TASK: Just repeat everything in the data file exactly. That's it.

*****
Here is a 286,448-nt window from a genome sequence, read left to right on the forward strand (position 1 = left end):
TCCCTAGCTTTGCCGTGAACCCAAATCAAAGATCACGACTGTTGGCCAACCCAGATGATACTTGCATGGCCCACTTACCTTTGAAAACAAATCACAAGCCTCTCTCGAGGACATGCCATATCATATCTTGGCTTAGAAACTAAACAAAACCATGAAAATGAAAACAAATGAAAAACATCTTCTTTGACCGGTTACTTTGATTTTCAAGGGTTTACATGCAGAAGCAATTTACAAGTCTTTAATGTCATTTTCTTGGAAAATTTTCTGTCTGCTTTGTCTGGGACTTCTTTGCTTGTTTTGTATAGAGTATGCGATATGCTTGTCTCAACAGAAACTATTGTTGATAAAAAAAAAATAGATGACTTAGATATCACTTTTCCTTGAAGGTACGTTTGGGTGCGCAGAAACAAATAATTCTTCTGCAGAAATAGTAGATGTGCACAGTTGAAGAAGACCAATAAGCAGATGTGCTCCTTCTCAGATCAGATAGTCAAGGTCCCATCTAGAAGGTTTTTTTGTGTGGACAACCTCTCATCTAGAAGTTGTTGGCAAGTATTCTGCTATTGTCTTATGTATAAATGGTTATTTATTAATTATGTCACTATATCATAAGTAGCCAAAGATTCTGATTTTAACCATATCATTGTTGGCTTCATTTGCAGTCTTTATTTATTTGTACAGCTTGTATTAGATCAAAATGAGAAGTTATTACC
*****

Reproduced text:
Here is a 286,448-nt window from a genome sequence, read left to right on the forward strand (position 1 = left end):
TCCCTAGCTTTGCCGTGAACCCAAATCAAAGATCACGACTGTTGGCCAACCCAGATGATACTTGCATGGCCCACTTACCTTTGAAAACAAATCACAAGCCTCTCTCGAGGACATGCCATATCATATCTTGGCTTAGAAACTAAACAAAACCATGAAAATGAAAACAAATGAAAAACATCTTCTTTGACCGGTTACTTTGATTTTCAAGGGTTTACATGCAGAAGCAATTTACAAGTCTTTAATGTCATTTTCTTGGAAAATTTTCTGTCTGCTTTGTCTGGGACTTCTTTGCTTGTTTTGTATAGAGTATGCGATATGCTTGTCTCAACAGAAACTATTGTTGATAAAAAAAAAATAGATGACTTAGATATCACTTTTCCTTGAAGGTACGTTTGGGTGCGCAGAAACAAATAATTCTTCTGCAGAAATAGTAGATGTGCACAGTTGAAGAAGACCAATAAGCAGATGTGCTCCTTCTCAGATCAGATAGTCAAGGTCCCATCTAGAAGGTTTTTTTGTGTGGACAACCTCTCATCTAGAAGTTGTTGGCAAGTATTCTGCTATTGTCTTATGTATAAATGGTTATTTATTAATTATGTCACTATATCATAAGTAGCCAAAGATTCTGATTTTAACCATATCATTGTTGGCTTCATTTGCAGTCTTTATTTATTTGTACAGCTTGTATTAGATCAAAATGAGAAGTTATTACC